Comcast Town Meeting

Senator Bernie Sanders has received around 300 complaints from Vermonters about their service from Comcast Corp. The cable television behemoth is the dominant television provider in Vermont, and the largest in the nation. It is the sole provider of cable television in 142 Vermont cities and towns, with roughly 106,000 subscribers state-wide. Sanders recently wrote in a column that Comcast is an "unregulated monopoly." The company has effectively raised prices on consumers by cutting channels

Senator Bernie Sanders has received around 300 complaints from Vermonters about their service from Comcast Corp. The cable television behemoth is the dominant television provider in Vermont, and the largest in the nation. It is the sole provider of cable television in 142 Vermont cities and towns, with roughly 106,000 subscribers state-wide. Sanders recently wrote in a column that Comcast is an "unregulated monopoly." The company has effectively raised prices on consumers by cutting channels from some cable packages and requiring the lease of a digital box in order to access the same channels consumers could watch last year. "People are just getting sick and tried of getting ripped off by large corporations, whether it's oil companies, credit card companies or the local cable company," Sanders told the Burlington Free Press. White River Junction resident Cliff Avery told the Valley News that Comcast "never said ‘We're going to slowly wipe those channels out.'"

The company has eliminated some channels from its most basic packages without lowering the price, and in some cases raising it. Sanders wrote in his recent op-ed piece, "In Vermont, we all know that when you get less for the same price, it is a price increase."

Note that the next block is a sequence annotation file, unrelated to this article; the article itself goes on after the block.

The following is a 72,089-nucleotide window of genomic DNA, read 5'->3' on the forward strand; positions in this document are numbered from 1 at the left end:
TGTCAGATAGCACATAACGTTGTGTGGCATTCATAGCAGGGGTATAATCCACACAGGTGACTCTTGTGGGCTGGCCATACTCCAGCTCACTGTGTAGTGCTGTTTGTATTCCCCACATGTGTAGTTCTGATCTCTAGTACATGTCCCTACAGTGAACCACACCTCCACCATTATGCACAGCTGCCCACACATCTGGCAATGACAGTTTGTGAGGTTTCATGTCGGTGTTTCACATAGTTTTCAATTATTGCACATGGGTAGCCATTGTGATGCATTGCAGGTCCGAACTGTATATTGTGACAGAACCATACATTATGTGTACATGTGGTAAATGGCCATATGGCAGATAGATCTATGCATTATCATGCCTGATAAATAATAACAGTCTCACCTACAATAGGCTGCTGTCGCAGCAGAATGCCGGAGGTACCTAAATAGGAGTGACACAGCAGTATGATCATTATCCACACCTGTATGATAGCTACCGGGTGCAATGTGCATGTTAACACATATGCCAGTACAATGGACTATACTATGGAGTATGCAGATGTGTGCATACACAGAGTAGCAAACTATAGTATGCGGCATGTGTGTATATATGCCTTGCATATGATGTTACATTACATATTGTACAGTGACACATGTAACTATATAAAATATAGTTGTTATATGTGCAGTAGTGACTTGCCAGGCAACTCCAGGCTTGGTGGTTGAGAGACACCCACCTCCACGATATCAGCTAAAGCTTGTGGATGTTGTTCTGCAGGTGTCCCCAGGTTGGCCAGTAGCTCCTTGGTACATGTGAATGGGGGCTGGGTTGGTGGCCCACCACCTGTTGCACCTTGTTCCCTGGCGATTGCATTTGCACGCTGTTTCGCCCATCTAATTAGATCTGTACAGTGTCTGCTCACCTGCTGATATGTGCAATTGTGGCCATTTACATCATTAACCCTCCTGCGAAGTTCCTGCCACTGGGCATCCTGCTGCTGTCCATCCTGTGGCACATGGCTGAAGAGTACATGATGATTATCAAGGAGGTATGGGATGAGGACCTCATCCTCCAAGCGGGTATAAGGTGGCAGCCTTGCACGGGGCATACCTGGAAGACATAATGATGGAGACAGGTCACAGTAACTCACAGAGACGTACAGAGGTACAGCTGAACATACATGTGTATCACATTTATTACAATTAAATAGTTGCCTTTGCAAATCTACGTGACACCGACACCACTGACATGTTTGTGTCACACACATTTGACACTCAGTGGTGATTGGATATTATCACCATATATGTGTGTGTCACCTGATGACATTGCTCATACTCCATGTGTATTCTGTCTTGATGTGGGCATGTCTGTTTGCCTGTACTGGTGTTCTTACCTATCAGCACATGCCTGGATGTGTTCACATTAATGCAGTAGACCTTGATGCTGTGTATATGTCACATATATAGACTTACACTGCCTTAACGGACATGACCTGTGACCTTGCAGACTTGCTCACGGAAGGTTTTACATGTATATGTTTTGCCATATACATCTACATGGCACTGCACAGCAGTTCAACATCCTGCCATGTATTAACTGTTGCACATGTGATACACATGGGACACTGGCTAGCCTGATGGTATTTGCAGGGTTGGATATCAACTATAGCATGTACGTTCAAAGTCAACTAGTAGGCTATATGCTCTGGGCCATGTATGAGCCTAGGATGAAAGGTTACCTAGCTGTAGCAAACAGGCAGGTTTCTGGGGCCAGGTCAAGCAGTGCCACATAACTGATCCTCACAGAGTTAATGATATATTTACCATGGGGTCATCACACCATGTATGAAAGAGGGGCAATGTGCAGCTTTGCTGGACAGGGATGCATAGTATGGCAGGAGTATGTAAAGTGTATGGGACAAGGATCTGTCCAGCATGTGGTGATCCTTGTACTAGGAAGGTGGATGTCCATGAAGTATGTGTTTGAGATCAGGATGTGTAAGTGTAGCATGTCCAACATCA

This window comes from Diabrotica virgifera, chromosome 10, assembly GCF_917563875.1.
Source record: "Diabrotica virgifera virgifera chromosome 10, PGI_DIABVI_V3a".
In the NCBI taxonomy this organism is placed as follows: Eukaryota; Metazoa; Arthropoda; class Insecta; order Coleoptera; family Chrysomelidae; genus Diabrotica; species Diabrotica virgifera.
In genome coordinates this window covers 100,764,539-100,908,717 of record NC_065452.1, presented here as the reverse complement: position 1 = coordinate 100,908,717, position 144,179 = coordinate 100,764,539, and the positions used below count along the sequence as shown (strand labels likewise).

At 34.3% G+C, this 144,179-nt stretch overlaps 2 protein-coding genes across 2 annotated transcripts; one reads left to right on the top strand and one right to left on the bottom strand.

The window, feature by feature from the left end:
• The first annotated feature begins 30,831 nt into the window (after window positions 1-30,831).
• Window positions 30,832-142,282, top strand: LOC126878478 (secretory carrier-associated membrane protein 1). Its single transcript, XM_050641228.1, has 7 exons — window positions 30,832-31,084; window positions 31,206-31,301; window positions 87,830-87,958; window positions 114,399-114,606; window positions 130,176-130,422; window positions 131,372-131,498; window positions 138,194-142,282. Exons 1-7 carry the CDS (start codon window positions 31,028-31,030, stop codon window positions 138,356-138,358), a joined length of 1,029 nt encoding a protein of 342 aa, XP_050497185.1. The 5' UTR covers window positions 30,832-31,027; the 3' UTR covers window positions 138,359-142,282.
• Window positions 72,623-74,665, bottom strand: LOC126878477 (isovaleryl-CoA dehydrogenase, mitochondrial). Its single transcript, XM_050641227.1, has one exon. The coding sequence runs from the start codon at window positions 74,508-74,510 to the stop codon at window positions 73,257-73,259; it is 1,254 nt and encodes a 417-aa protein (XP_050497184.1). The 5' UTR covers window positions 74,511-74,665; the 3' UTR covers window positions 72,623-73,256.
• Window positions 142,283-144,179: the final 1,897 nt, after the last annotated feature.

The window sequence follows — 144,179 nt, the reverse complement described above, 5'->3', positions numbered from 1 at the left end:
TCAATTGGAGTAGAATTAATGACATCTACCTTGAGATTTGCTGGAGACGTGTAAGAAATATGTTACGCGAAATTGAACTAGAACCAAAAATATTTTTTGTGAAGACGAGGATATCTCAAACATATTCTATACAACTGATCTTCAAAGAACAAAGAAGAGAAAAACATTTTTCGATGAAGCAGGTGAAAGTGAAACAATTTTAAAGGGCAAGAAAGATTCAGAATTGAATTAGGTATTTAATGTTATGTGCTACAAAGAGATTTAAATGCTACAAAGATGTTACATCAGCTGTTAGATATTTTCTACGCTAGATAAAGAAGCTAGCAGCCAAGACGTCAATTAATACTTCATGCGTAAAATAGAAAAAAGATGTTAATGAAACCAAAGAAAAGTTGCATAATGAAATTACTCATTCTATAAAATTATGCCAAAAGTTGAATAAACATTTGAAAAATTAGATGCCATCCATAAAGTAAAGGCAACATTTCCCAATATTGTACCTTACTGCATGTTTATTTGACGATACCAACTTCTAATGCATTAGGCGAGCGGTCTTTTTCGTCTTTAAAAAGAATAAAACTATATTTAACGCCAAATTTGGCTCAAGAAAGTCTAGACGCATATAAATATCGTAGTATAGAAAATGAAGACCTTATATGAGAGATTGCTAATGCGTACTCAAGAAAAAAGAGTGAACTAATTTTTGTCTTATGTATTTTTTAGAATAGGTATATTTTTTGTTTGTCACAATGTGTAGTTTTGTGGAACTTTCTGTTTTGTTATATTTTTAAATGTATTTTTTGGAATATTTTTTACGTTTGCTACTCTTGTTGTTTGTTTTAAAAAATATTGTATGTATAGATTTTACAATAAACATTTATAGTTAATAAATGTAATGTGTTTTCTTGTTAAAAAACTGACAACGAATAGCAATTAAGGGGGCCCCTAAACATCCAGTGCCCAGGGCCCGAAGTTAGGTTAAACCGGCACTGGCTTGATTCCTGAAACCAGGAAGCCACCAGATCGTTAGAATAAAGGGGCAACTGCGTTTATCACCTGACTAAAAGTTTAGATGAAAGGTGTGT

Meanwhile, in order to keep the channels they had before, consumers will have to lease a digital cable box (from Comcast of course) for a monthly fee. This happens to be at the same time as many consumers are hearing about an unrelated digital broadcast (i.e. not cable) television transition mandated by the federal government for next year.

In an op-ed from a Comcast executive in the Rutland Herald, they wrote: "we will continue to offer analog cable service after the federally mandated digital broadcast transition in February of next year." It is true that they will have analog cable after the federally mandated digital broadcast transition. But they fail to point out that those things have nothing to do with each other. They are a cable company. The mandate is for broadcast television.


You can read the Burlington Free Press article here.

You can read the senator's op-ed regarding this situation here, or his letter to the company here.